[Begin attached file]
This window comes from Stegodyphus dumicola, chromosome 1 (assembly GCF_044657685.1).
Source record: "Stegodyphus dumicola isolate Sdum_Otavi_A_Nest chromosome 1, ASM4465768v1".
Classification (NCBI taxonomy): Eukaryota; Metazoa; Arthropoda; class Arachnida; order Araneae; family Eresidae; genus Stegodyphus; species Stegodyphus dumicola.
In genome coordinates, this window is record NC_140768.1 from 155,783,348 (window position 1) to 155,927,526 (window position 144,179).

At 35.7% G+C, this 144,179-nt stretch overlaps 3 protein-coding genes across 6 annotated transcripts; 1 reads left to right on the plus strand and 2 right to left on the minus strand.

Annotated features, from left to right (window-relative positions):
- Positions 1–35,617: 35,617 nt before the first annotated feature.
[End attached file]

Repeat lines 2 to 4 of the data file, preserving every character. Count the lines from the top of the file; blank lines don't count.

Source record: "Stegodyphus dumicola isolate Sdum_Otavi_A_Nest chromosome 1, ASM4465768v1".
Classification (NCBI taxonomy): Eukaryota; Metazoa; Arthropoda; class Arachnida; order Araneae; family Eresidae; genus Stegodyphus; species Stegodyphus dumicola.
In genome coordinates, this window is record NC_140768.1 from 155,783,348 (window position 1) to 155,927,526 (window position 144,179).